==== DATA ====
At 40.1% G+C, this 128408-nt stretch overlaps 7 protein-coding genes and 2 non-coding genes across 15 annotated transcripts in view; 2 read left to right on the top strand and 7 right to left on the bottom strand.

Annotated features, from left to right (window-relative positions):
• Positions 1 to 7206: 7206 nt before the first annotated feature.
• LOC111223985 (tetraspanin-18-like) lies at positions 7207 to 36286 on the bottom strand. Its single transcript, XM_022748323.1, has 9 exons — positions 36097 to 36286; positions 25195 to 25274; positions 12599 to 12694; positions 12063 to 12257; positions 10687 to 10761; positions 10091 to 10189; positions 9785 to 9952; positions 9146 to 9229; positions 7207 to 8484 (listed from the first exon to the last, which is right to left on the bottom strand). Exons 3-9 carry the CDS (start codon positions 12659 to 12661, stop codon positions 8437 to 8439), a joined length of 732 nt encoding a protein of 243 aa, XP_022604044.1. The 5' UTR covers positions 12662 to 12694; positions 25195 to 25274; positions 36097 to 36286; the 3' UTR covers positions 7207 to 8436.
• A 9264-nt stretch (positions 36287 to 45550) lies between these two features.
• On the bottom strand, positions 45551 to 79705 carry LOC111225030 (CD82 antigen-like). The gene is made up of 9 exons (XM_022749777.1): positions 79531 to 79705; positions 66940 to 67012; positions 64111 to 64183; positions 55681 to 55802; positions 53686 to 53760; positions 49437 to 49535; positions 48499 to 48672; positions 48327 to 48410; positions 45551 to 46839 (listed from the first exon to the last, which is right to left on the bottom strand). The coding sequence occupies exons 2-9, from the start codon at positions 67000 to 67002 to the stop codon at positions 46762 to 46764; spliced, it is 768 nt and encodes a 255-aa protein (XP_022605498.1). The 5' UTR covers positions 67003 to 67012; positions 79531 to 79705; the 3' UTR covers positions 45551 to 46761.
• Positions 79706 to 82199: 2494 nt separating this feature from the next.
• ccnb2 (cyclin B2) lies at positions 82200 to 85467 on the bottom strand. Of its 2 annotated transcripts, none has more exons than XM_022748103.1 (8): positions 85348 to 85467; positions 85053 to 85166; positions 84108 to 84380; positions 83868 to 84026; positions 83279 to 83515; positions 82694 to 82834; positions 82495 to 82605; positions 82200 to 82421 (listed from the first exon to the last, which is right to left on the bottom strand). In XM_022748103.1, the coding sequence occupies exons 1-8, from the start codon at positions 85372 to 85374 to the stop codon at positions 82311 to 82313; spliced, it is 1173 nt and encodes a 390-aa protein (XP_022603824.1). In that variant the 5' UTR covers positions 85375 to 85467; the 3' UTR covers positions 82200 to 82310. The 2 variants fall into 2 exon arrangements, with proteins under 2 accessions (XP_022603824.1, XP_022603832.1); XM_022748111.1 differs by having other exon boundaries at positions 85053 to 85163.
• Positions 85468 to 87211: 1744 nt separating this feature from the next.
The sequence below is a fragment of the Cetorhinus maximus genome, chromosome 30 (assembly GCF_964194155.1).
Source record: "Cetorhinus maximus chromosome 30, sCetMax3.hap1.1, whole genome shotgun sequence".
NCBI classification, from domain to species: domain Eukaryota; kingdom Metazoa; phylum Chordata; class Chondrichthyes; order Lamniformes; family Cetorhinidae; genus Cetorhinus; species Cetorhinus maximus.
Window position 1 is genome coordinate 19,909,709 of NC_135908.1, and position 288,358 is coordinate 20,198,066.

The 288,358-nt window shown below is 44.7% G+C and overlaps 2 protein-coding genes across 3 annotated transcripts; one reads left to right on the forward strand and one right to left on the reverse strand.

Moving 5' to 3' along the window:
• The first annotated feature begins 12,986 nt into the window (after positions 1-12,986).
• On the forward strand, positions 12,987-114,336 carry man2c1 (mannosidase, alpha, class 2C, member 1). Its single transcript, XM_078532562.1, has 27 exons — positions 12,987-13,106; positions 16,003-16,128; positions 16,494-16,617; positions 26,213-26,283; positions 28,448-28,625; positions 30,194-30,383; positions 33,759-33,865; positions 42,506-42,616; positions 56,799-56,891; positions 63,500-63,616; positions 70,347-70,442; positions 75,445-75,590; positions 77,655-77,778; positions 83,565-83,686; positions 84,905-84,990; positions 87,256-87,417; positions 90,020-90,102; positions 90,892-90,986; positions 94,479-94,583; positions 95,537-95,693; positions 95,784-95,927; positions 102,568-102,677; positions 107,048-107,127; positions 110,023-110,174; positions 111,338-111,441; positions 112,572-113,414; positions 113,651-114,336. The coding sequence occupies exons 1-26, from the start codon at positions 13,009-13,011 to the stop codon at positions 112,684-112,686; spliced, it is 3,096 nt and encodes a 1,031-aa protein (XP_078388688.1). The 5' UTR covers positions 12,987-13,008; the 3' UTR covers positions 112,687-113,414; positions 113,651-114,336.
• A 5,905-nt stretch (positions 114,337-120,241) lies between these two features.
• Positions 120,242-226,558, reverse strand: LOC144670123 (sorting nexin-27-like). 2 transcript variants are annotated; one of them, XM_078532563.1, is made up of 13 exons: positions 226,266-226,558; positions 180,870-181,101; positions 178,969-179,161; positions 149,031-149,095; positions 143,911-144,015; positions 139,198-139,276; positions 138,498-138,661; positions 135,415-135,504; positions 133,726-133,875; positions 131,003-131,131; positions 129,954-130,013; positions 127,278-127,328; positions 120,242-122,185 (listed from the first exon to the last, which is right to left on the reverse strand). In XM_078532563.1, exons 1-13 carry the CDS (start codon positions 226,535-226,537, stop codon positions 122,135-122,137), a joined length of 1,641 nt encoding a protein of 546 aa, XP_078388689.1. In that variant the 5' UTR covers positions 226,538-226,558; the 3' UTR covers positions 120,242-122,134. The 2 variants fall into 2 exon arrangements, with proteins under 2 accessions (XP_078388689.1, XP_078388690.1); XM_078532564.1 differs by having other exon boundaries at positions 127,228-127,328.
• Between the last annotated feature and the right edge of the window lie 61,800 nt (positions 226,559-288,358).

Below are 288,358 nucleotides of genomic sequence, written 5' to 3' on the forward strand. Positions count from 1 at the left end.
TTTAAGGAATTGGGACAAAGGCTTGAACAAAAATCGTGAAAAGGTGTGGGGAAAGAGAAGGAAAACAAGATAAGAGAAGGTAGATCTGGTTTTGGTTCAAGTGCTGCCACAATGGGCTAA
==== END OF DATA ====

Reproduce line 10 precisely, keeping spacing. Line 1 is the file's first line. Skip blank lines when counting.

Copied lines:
The sequence below is a fragment of the Cetorhinus maximus genome, chromosome 30 (assembly GCF_964194155.1).